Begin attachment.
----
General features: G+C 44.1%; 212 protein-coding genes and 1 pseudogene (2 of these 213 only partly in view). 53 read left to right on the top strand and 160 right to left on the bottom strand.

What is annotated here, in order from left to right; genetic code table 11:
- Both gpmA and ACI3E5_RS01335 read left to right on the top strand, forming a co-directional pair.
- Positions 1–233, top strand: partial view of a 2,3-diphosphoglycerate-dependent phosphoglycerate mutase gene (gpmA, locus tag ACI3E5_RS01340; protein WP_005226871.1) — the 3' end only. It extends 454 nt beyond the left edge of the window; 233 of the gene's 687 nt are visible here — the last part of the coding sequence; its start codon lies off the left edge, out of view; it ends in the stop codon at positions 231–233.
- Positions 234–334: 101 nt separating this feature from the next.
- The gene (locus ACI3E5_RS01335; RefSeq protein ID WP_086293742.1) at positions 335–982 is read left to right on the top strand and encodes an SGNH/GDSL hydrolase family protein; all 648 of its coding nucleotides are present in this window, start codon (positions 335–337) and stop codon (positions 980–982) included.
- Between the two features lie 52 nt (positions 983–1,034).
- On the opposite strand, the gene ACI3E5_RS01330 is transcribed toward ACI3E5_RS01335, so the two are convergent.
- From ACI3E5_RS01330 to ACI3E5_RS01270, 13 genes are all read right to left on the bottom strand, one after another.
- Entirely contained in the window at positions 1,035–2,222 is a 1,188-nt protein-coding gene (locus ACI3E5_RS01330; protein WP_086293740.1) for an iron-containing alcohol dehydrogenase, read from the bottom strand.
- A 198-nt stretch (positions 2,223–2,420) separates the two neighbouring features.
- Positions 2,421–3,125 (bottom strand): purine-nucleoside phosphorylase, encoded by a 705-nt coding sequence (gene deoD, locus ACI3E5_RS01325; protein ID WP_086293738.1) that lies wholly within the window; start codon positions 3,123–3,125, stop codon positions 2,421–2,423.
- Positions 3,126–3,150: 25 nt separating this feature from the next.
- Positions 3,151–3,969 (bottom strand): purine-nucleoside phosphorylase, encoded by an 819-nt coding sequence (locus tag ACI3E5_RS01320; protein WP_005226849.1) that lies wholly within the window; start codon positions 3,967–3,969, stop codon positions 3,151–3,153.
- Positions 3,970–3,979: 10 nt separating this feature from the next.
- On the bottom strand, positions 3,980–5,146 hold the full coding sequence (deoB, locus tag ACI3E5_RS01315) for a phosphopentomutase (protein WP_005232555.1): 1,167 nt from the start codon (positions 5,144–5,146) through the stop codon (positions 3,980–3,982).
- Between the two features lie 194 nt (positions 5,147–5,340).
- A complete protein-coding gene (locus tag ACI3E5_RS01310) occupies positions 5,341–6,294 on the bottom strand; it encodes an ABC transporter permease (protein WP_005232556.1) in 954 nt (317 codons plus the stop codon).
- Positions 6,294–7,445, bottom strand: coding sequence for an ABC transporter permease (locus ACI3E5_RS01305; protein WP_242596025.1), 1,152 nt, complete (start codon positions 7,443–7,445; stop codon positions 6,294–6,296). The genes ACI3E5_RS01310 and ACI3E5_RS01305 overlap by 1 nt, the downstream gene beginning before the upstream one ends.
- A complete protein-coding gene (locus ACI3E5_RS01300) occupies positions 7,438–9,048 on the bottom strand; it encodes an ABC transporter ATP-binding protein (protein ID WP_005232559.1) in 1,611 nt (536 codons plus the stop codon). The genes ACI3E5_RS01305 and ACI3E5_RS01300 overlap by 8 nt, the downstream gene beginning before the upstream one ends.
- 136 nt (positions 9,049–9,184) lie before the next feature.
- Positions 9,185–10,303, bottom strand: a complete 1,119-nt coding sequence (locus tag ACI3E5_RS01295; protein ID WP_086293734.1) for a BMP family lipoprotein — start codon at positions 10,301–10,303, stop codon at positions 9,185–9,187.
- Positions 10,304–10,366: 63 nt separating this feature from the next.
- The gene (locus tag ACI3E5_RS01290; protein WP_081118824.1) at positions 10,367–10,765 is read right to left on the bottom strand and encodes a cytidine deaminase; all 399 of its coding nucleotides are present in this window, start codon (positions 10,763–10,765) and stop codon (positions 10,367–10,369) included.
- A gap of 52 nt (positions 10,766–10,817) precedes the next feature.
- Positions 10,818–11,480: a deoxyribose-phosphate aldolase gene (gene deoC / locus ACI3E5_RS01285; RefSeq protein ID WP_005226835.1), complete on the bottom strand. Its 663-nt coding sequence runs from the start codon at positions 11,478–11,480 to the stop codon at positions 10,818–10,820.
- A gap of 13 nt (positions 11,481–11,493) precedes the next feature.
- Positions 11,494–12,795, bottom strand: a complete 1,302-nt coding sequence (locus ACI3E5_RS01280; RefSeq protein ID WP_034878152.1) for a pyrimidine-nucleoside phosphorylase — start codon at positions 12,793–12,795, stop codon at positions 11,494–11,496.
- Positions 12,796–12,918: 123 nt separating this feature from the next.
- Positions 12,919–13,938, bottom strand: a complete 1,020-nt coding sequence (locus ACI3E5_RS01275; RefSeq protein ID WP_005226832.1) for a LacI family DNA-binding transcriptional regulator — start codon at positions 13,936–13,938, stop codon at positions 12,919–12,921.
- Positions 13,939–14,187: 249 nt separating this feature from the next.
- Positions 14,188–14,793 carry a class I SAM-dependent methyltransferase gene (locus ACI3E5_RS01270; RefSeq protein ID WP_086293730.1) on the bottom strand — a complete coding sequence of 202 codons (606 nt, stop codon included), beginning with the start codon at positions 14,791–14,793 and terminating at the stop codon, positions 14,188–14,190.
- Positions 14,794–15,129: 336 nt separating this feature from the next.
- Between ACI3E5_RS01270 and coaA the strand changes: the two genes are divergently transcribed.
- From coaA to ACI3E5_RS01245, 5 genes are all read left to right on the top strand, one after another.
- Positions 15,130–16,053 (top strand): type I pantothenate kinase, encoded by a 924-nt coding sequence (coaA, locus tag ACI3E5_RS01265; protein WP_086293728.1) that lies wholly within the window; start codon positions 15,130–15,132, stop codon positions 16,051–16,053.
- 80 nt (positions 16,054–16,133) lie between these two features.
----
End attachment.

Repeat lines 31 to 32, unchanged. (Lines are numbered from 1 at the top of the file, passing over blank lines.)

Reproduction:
- Positions 13,939–14,187: 249 nt separating this feature from the next.
- Positions 14,188–14,793 carry a class I SAM-dependent methyltransferase gene (locus ACI3E5_RS01270; RefSeq protein ID WP_086293730.1) on the bottom strand — a complete coding sequence of 202 codons (606 nt, stop codon included), beginning with the start codon at positions 14,791–14,793 and terminating at the stop codon, positions 14,188–14,190.